Japan is known for its earthquakes and tsunami hazards due to the active collision involving three tectonic plates; the Philippine Sea plate, the Pacific plate and the Eurasian plate.
Parkfield, population 18, sits on the San Andreas Fault in central California. Besides a café and grazing cattle, the town hosts a dense array of seismic instruments that measure tremors deep below Earth’s surface. The small quakes repeat every few days and act as a model for similar faults around the world.
Asia and the Pacific are most at risk from natural disasters, according to a report from the United Nations Office for Disaster Risk Reduction. More than 90 million people worldwide were affected by natural disasters in 2015. Asia is the world’s most disaster-prone continent, with 152 out of the 346 reported disasters worldwide. This isn’t surprising, given that it is both geologically active and the most populous region on Earth. In the last few decades, earthquakes, tsunamis, and typhoons were among the deadliest natural hazards in the world. In 2015, earthquakes topped the list; the magnitude-7.8 Nepal earthquake in April claimed more than 8,000 lives, causing widespread damage in Gorkha and its surrounding areas. Earlier this year, the earthquake in Taiwan saw more than a hundred...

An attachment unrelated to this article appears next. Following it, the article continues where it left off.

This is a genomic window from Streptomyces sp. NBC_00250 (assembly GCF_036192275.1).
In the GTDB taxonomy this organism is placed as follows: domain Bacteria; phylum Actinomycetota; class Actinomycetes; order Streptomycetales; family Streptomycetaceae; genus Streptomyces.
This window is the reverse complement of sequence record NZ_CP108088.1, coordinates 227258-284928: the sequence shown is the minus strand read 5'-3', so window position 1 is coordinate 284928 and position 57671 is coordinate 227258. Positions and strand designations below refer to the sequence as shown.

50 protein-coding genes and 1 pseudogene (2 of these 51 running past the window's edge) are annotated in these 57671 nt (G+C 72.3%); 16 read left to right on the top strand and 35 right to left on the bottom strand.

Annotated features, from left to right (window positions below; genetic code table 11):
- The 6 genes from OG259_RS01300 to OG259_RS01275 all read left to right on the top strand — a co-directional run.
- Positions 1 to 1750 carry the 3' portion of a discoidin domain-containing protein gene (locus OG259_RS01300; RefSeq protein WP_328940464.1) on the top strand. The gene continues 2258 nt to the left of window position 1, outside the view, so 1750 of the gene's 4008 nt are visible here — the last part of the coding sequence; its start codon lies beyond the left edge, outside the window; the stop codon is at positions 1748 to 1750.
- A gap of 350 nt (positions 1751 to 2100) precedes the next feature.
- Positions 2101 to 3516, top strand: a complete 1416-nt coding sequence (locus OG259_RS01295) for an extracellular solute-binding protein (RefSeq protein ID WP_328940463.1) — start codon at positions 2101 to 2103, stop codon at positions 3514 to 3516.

In a paper published in Geology, a peer-reviewed scientific journal published by Geological Society of America, Associate Professor Fidel Costa from the Earth Observatory of Singapore and colleagues Helena Albert and Joan Martí from the Central Geophysical Observatory in Spain found that monogenetic eruptions could be anticipated by a combination of seismic and petrological observations.